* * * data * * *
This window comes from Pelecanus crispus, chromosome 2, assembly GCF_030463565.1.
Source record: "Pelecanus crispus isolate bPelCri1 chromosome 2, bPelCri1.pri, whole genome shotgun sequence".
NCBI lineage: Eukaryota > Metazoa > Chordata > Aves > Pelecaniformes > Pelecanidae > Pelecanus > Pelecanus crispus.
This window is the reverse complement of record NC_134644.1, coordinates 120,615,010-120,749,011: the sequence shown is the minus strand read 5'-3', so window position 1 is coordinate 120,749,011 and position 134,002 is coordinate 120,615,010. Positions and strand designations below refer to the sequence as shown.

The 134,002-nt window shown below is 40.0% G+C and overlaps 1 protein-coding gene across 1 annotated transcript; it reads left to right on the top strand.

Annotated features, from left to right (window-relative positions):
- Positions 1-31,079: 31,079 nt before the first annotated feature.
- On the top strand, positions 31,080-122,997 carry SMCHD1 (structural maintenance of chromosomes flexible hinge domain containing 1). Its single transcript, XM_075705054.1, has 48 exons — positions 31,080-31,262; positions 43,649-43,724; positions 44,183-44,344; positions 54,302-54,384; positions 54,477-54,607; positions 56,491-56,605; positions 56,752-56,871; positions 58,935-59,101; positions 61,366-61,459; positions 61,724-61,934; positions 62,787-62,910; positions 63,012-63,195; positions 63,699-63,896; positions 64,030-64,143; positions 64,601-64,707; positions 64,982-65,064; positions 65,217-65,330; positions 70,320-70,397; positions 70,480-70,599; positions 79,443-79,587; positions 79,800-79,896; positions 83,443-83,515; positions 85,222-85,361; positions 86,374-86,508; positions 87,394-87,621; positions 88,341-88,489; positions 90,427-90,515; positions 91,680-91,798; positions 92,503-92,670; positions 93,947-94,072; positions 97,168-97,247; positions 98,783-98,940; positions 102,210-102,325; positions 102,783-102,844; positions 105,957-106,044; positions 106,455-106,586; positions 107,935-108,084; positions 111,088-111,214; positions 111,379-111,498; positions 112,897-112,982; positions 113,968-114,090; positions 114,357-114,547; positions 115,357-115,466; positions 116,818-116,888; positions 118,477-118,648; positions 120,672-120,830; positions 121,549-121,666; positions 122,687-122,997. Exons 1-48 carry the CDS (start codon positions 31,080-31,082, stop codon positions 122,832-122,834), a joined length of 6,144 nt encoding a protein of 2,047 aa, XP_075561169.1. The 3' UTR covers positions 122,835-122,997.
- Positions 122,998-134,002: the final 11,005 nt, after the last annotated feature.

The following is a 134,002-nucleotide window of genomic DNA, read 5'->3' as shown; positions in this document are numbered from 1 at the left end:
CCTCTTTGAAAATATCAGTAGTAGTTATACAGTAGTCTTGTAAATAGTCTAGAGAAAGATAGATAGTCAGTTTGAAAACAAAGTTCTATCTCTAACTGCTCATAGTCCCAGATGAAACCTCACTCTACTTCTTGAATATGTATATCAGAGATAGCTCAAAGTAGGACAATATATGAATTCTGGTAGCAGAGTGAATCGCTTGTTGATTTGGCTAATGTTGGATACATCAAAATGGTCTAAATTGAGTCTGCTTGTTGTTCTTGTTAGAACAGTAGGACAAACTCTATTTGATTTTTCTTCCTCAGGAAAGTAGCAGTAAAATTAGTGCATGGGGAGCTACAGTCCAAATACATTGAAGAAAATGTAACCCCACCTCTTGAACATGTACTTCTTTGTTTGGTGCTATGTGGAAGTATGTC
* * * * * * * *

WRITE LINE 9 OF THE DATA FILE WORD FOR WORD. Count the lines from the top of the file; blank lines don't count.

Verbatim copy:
- Positions 122,998-134,002: the final 11,005 nt, after the last annotated feature.